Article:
This is despite the longstanding ban of passengers carrying liquid containers bigger than 100 millilitres.
A thousand people were surveyed as part of the poll, where only four per cent of those questioned admitted to purposely placing liquids in their hand luggage breaking the rules. However 42 per cent believe that the current legislation is too severe.
Of those surveyed, eighteen per cent complained that airports have an inconsistent approach when it comes to enforcing the regulations.
These harsher laws came into force in August 2006, following a terrorist plot where liquid explosives were smuggled aboard in hand luggage in attempt to blow up at least 10 transatlantic flights.
This introduced an immediate ban on carrying liquids onto aircrafts, since then the ban has been subsequently relaxed allowing passengers to carry liquids in containers no larger than 100ml, and five years on the rules remain largely in force.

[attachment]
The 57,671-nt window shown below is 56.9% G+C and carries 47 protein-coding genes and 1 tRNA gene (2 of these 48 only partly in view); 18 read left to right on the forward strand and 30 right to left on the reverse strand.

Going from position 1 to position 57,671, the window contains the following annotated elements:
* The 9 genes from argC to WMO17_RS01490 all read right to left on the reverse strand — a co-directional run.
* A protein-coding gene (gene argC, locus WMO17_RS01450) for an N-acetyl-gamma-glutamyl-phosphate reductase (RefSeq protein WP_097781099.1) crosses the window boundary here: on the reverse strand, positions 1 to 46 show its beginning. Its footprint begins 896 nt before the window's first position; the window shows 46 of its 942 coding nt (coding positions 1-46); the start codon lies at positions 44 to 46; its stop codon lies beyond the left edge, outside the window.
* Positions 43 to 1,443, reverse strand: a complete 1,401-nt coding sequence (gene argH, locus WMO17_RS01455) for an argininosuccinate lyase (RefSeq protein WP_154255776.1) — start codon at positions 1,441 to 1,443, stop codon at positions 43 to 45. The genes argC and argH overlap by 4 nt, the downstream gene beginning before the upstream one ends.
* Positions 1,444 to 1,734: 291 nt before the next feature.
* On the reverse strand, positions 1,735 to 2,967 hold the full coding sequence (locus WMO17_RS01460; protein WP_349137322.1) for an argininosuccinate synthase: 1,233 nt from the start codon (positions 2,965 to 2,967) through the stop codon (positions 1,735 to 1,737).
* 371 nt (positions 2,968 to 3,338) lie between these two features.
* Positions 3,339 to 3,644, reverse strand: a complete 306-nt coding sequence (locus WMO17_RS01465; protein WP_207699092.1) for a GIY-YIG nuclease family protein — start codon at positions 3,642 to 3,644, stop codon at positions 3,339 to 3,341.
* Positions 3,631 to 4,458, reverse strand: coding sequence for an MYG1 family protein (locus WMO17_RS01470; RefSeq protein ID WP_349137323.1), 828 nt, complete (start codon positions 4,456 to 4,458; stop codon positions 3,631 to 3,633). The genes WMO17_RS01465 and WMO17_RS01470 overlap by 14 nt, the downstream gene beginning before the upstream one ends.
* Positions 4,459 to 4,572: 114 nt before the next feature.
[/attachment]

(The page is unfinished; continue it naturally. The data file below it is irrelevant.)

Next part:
European Union transport commissioner Siim Kallas confirmed the ban will be lifted in April 2013. This comes after trialling new advanced X-ray scanners that can identify liquid explosives.
Kallas told The Guardian: “Some airports are questioning the rationality of lifting the ban because life is easier as it is. Politically, that is unacceptable. I would like airports to make (the) necessary investments so we can lift the ban as agreed for transfer passengers”.
He added, “If some countries lift the band and some do not, it will be disastrous”.
By Charlotte Greenhalgh